Someone who likes ugly mean character studies.
That it went on and on and it never went anywhere. And it was nasty and depressing the whole time.
None of them.
All of them.
I wasn't expecting a light Harry Potter book, but this book made me wonder if Rowling thought most people were like the despicable characters in her book. You could see touches of her wicked wit in the story, But it's all so nasty and unpleasant that it wasn't enough to justify the book. The characters were well-observed and well-drawn, but you wouldn't want to invest any time reading about them.
Someone else mentioned restarting the book several times. I did too. It's never a good sign.
Sheffield yes, Dikeos never.
Anyone over the age of seven.
Anger and disappointment.
The narrator reads in an excruciatingly slow, halting voice with completely illogical pauses. His dialog is stilted and simpleminded. Peopleceother all spund tnevsame or sound ridiculous. Every time I think I've encountered the worst possible narrator, I find a new low. This is it. Sheffield's book are usually idea-rich, but with slow pacing. A narrator like this turns a potentially interesting book deadly.
The story kept me at a distance
I'm invested in Harry Dresden, but in addition to the disappointing narration, I felt the story was weaker than others in the series. I know it was supposed to represent a shift in narrative direction, but I'm not sure I'll like the new direction.
In addition to all the comments about the inconsistent narration, there is one glaring flaw that needs to be highlighted. When the voice actors are reading their portions, there is minor abridging of the text.
For instance, they may use their voice to illustrate anger, but there is no narration describing the voice as angry, nor the intensity or shadowing of the voice. Since, the voice actor may not always convey the subtleties that Frank Herbert intended, the listener may not correctly discern the proper mood. Also, stage direction gets lost during the voice actor presentations. Movement, facial expression, and gestures often get skipped.
Other books with a full cast (like the Dark Materials series) do retain the original narrative that occurs between the lines of dialog delivered by the voice actors.
Simon Vance is a terrific narrator, they'd do the listeners a favor and have him record the sections he didn't read. They could always sell it as a separate edition, hoping to make money off both version.
Alternatively, they could simply repackage the original Scott Brick version. It also has the extensive appendices that come with the book. The full cast version does not.
It's not just that Roy Dotrice has done a fabulous job of narration on the other books, but it's also that John Lee sounds like a novice actor reading his first Shakespearean role. This isn't narration; it's pompous oratory. He seems to love the sound of his own voice, at the expense of murdering the underlying text with his bombastic delivery. This is the weakest of the five books, so it didn't need much help being a disappointment on its own. John Lee makes listening to this book sheer torture.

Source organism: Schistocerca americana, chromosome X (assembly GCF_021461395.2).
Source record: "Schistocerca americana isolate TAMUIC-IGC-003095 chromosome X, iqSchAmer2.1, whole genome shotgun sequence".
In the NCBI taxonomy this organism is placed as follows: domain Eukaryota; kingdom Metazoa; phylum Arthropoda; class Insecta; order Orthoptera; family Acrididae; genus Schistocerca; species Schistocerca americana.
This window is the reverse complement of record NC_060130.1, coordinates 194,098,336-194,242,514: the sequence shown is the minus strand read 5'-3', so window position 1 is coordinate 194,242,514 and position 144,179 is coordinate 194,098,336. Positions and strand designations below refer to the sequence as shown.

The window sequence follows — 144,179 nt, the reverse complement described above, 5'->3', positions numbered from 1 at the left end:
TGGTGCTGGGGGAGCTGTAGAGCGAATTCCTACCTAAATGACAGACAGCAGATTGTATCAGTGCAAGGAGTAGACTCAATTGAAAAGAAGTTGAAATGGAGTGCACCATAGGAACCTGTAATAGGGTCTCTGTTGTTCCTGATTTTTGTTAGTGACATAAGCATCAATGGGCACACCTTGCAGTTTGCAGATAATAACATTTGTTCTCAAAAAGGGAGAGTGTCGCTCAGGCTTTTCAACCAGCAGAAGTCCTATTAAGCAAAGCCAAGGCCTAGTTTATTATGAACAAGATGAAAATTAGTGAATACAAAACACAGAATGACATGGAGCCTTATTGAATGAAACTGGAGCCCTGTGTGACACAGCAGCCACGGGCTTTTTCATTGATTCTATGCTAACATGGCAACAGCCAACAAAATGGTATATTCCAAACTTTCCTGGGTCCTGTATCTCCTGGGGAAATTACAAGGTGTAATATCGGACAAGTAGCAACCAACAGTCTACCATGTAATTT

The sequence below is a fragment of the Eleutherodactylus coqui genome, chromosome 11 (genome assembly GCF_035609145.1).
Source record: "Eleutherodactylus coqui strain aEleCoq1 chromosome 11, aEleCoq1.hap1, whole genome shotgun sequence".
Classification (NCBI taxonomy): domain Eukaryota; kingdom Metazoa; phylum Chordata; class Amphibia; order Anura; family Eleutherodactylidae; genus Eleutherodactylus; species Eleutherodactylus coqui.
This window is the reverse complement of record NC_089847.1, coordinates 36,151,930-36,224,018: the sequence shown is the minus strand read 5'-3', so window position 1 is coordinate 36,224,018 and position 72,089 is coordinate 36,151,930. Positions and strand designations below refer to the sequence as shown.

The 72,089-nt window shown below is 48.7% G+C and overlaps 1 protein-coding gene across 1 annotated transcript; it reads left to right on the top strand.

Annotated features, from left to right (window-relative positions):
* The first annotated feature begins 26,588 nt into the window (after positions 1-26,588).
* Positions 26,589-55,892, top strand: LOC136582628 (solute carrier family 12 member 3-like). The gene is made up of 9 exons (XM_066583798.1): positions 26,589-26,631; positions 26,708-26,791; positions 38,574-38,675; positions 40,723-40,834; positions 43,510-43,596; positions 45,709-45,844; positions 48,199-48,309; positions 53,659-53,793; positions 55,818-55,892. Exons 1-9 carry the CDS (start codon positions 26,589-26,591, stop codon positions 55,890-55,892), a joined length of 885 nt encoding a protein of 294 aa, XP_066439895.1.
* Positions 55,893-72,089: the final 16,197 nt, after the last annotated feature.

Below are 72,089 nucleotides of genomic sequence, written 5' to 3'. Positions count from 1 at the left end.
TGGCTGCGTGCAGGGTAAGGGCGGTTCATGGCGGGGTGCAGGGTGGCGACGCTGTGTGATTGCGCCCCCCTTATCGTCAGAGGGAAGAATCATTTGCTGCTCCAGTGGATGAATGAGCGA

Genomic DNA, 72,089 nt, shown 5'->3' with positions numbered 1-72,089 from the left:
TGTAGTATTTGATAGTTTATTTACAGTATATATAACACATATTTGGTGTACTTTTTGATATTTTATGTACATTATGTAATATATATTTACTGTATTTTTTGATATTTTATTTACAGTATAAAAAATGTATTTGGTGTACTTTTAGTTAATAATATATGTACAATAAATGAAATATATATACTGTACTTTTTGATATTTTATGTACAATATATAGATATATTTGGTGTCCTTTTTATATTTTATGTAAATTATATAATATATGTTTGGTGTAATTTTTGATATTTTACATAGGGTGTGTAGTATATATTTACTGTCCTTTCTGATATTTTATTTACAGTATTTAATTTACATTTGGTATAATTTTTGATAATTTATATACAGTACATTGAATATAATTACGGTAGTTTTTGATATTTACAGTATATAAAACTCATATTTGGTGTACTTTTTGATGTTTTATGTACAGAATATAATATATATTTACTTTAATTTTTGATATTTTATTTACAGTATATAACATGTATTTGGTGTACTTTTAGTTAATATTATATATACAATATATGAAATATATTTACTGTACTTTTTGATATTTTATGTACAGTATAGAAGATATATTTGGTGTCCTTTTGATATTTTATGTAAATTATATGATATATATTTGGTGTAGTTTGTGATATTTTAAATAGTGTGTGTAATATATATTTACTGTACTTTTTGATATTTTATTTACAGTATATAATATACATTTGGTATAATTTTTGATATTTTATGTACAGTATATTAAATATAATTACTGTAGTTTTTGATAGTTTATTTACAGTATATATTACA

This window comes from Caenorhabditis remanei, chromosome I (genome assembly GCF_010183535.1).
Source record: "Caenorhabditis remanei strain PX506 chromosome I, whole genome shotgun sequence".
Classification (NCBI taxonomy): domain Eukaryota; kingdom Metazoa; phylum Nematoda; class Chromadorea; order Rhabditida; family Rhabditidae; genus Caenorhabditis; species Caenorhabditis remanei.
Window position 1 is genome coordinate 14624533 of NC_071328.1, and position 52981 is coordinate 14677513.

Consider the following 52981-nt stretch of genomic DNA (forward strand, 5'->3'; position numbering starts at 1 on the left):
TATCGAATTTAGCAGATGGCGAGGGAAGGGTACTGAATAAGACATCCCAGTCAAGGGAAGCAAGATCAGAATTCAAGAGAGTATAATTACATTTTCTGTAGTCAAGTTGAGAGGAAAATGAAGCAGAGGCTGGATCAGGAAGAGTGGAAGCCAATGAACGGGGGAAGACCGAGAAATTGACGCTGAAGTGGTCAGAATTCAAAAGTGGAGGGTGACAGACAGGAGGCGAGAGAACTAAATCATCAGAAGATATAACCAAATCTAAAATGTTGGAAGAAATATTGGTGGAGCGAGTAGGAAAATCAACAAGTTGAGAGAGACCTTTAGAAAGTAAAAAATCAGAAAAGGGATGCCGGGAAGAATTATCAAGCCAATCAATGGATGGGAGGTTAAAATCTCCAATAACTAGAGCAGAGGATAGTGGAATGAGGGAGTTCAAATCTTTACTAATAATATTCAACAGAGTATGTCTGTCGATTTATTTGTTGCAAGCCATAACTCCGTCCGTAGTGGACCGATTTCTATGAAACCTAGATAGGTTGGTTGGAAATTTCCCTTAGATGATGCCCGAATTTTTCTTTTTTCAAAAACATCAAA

This was one of favorite books, so I have no qualms with the heavyhanded plot. But this was the worst audiobook I have even listened to. The cast was amateur and the delivery was way over the top. The soundtrack was so bad that some key dialog was even drowned out.
I don't think it even deserves the one star I gave it
The idea was compelling, but it jumped around a lot and this is very confusing in an audio book. It meandered and spent way too much time dwelling on meaningless details in descriptions. I can see how the Sheva children would pay attention to smells, but he even excessively described smells that only the humans were present for, and would not normally be noticed by humans or worthy of description.
I also thought the children were rather odd as mutants go. Why would an enhanced sense of smell be an evolutionary advance? It went overboard on the role viruses would play, instead of giving them an expanded role in genetics, he gave them the entire role in genetics and reproduction.
Then he threw in stuff about one of the characters having a deep religious epiphany and went on and on about it. It made no sense in the plot and must have just been something he wanted to share.
The characters spent too much time in maudlin navel-staring. And the language was frequently overwrought and melodramatic.
This was my first Greg Bear book and it will be my last. I don't like his style--way too much superfluous descripion. I'm not rating the book lower than two stars because it had an interesting idea, even if I hated how he executed it. I also cared about some of the characters.
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